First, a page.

CAP aircrews, ground teams documenting Okla. tornado destruction 100+ from Okla, Ark., Kan., Texas wings involved in damage-assessment missions
Capt. Rick Rutledge Public Affairs Officer
OKLAHOMA -- CAP aircrews are flying the Moore, Okla., tornado path to provide high-quality imagery to assess the damage, and ground teams are going block by block, house by house to document the destruction.
Oklahoma Wing aircrews have flown seven sorties, including two today, taking several hundred digital photos at the state’s request. Ground teams from the Oklahoma and Kansas wings, at the request of the Federal Emergency Management Agency, are taking photos of every residence affected by the storm.
Additional ground teams are responding from the Texas and Arkansas wings to assist in that task.
“The damage is difficult to see and process,” said Maj. Sam Ory, ground team leader for the initial response and commander of the Starbase Composite Squadron. “Before you get here and witness it, you really can’t imagine a storm causing this destruction.”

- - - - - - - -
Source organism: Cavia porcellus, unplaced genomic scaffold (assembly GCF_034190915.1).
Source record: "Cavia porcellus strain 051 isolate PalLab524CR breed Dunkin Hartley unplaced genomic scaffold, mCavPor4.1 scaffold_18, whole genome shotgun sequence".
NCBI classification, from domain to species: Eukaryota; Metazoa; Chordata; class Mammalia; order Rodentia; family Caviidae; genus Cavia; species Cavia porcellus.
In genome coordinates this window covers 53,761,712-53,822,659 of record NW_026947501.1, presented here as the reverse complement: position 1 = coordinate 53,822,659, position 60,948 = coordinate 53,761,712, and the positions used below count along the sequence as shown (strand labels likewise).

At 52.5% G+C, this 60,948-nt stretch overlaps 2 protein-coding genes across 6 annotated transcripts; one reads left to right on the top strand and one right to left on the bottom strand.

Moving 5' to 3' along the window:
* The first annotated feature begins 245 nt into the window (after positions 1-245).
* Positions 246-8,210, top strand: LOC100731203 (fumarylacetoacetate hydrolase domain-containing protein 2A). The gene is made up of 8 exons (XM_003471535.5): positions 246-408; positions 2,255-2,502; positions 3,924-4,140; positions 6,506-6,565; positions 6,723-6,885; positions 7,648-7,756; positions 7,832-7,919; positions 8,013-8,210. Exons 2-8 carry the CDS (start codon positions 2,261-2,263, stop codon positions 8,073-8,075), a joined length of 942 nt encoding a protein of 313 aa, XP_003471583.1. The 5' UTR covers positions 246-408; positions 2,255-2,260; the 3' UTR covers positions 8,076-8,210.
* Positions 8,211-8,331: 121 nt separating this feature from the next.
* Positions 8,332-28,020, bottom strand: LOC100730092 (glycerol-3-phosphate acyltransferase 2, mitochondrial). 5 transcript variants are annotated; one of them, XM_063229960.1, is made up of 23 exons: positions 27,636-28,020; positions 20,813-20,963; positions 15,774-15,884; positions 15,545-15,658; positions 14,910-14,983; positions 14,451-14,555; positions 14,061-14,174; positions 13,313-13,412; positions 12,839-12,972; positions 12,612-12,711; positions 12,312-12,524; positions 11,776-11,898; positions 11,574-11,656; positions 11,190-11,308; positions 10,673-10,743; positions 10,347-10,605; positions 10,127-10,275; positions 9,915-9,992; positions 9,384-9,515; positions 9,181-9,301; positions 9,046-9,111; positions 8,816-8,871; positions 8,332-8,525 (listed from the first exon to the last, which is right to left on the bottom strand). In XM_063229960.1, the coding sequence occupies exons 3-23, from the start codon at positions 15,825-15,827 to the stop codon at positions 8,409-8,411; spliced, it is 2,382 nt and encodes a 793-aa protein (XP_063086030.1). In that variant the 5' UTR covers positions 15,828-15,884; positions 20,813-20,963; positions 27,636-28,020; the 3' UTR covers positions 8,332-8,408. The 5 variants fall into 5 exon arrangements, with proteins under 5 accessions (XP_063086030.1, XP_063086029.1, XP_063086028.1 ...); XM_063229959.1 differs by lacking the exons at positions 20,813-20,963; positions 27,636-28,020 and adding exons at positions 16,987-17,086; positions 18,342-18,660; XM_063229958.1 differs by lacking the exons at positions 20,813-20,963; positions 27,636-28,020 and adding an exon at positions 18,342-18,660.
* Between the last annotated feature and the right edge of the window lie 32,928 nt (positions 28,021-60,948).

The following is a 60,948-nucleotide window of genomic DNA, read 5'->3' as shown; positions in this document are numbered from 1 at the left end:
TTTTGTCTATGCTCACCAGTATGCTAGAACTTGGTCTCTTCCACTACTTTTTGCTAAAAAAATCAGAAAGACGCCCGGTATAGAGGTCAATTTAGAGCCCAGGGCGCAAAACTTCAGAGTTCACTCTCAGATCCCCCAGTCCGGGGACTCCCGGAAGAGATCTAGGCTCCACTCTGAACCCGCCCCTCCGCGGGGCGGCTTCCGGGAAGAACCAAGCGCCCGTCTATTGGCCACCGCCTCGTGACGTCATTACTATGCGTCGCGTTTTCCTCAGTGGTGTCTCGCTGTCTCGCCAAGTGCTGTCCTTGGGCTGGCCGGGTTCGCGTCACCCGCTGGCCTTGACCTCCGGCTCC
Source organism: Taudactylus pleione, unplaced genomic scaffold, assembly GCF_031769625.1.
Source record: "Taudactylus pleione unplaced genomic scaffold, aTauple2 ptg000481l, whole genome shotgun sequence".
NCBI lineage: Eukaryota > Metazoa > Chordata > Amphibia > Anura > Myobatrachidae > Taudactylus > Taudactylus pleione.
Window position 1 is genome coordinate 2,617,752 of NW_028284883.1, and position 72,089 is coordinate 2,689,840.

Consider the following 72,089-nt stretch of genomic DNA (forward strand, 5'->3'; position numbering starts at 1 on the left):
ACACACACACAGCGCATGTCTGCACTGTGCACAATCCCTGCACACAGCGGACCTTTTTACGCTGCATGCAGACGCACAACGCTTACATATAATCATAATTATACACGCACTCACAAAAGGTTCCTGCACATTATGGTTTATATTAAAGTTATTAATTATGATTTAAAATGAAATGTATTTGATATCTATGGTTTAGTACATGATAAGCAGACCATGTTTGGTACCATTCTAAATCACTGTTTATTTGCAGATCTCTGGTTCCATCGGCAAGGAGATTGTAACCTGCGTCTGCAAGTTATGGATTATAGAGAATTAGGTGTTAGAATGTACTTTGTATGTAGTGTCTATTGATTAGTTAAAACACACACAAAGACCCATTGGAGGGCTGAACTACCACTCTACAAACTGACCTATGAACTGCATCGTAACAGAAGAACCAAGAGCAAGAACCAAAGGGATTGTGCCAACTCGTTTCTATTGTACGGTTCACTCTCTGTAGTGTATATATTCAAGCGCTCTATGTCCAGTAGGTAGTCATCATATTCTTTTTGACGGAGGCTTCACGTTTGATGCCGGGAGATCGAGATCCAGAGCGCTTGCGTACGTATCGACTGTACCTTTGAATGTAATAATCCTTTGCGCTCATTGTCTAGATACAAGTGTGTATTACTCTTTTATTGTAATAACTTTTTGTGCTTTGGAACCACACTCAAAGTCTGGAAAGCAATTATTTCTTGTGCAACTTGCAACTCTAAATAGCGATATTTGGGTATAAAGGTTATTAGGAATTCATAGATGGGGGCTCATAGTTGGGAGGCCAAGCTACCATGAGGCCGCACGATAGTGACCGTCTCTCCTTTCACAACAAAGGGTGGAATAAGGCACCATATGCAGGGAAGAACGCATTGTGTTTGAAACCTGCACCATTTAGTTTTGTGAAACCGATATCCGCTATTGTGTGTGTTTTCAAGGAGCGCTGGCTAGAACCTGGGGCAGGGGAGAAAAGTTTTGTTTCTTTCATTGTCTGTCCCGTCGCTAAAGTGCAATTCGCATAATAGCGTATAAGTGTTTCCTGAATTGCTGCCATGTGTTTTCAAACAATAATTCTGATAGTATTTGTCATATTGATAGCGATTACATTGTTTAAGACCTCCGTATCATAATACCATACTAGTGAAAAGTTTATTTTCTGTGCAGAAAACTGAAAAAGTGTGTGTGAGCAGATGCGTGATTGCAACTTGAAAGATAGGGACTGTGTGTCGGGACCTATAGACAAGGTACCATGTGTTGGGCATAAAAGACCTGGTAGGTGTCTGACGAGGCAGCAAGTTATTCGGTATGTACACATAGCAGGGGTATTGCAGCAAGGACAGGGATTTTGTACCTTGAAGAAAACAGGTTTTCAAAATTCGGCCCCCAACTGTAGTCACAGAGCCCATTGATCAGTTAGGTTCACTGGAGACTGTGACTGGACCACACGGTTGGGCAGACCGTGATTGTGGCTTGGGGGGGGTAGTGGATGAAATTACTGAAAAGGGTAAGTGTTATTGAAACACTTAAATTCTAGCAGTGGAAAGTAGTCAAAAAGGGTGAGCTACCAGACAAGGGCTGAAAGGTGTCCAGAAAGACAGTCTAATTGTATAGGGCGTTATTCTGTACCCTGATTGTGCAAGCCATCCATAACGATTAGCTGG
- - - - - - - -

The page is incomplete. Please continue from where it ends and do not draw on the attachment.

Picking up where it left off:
The damage path in the Moore vicinity is estimated to be 17 miles in length and up to almost 2 miles wide, with debris scattered more than 3 miles from ground zero.
CAP members from the Alabama, Colorado, Louisiana, New Mexico, Missouri and Pennsylvania wings have offered to help as well.
Immediately following the tornadoes, members of the Oklahoma Wing’s Cleveland County, Edmond and Flying Castle composite squadrons responded in numbers. They assisted in search and rescue in the hardest-hit areas and provided temporary communications support to the city of Moore and logistics support in the staging areas.
“More than 100 members from four wings are assisting with air and ground team efforts, and the number of requests is growing by the hour,” said Lt. Col. Russell Davis, wing vice commander and CAP’s incident commander for the Oklahoma tornado response.
“CAP’s unpaid professionals are ever vigilant, trained and ready to serve our fellow citizens when disaster strikes. Additional CAP volunteers from across the nation will join forces with us, as needed, to get the job done,” Davis said.